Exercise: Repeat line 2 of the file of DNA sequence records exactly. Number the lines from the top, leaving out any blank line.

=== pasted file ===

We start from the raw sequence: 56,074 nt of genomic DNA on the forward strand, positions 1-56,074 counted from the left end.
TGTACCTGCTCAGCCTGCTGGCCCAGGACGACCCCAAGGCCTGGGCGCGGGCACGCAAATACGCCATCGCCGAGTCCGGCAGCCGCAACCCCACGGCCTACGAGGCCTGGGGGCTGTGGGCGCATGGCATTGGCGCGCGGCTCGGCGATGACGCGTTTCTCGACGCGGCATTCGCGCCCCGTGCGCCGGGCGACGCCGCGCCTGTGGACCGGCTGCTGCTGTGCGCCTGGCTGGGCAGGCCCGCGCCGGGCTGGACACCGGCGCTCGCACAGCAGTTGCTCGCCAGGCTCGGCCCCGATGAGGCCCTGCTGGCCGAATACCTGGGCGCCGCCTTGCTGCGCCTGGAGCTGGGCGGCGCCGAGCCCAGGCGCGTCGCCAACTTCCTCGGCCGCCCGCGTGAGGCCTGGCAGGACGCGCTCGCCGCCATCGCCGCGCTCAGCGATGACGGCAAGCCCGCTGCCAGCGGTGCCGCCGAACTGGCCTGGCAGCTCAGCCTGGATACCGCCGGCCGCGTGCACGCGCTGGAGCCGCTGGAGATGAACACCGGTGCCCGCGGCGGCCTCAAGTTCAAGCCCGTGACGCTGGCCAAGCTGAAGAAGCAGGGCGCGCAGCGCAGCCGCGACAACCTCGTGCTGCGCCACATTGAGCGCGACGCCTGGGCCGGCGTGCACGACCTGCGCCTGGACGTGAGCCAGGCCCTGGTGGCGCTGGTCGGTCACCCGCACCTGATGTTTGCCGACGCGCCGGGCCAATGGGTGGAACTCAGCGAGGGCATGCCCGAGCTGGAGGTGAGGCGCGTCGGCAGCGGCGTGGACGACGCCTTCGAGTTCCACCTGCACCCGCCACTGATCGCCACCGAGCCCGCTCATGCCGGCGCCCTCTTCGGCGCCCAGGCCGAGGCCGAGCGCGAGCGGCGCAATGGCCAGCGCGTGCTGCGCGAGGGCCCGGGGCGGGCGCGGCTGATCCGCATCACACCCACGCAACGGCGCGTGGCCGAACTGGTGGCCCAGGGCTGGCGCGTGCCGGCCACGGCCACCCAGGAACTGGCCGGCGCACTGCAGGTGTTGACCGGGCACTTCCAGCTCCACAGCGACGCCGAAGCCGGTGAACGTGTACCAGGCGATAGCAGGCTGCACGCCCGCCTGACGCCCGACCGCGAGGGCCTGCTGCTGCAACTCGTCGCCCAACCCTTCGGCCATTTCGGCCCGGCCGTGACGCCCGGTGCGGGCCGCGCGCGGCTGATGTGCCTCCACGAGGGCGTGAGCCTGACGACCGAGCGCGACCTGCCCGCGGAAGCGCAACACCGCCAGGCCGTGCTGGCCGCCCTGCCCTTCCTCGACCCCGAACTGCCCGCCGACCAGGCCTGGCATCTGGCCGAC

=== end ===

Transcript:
TGTACCTGCTCAGCCTGCTGGCCCAGGACGACCCCAAGGCCTGGGCGCGGGCACGCAAATACGCCATCGCCGAGTCCGGCAGCCGCAACCCCACGGCCTACGAGGCCTGGGGGCTGTGGGCGCATGGCATTGGCGCGCGGCTCGGCGATGACGCGTTTCTCGACGCGGCATTCGCGCCCCGTGCGCCGGGCGACGCCGCGCCTGTGGACCGGCTGCTGCTGTGCGCCTGGCTGGGCAGGCCCGCGCCGGGCTGGACACCGGCGCTCGCACAGCAGTTGCTCGCCAGGCTCGGCCCCGATGAGGCCCTGCTGGCCGAATACCTGGGCGCCGCCTTGCTGCGCCTGGAGCTGGGCGGCGCCGAGCCCAGGCGCGTCGCCAACTTCCTCGGCCGCCCGCGTGAGGCCTGGCAGGACGCGCTCGCCGCCATCGCCGCGCTCAGCGATGACGGCAAGCCCGCTGCCAGCGGTGCCGCCGAACTGGCCTGGCAGCTCAGCCTGGATACCGCCGGCCGCGTGCACGCGCTGGAGCCGCTGGAGATGAACACCGGTGCCCGCGGCGGCCTCAAGTTCAAGCCCGTGACGCTGGCCAAGCTGAAGAAGCAGGGCGCGCAGCGCAGCCGCGACAACCTCGTGCTGCGCCACATTGAGCGCGACGCCTGGGCCGGCGTGCACGACCTGCGCCTGGACGTGAGCCAGGCCCTGGTGGCGCTGGTCGGTCACCCGCACCTGATGTTTGCCGACGCGCCGGGCCAATGGGTGGAACTCAGCGAGGGCATGCCCGAGCTGGAGGTGAGGCGCGTCGGCAGCGGCGTGGACGACGCCTTCGAGTTCCACCTGCACCCGCCACTGATCGCCACCGAGCCCGCTCATGCCGGCGCCCTCTTCGGCGCCCAGGCCGAGGCCGAGCGCGAGCGGCGCAATGGCCAGCGCGTGCTGCGCGAGGGCCCGGGGCGGGCGCGGCTGATCCGCATCACACCCACGCAACGGCGCGTGGCCGAACTGGTGGCCCAGGGCTGGCGCGTGCCGGCCACGGCCACCCAGGAACTGGCCGGCGCACTGCAGGTGTTGACCGGGCACTTCCAGCTCCACAGCGACGCCGAAGCCGGTGAACGTGTACCAGGCGATAGCAGGCTGCACGCCCGCCTGACGCCCGACCGCGAGGGCCTGCTGCTGCAACTCGTCGCCCAACCCTTCGGCCATTTCGGCCCGGCCGTGACGCCCGGTGCGGGCCGCGCGCGGCTGATGTGCCTCCACGAGGGCGTGAGCCTGACGACCGAGCGCGACCTGCCCGCGGAAGCGCAACACCGCCAGGCCGTGCTGGCCGCCCTGCCCTTCCTCGACCCCGAACTGCCCGCCGACCAGGCCTGGCATCTGGCCGAC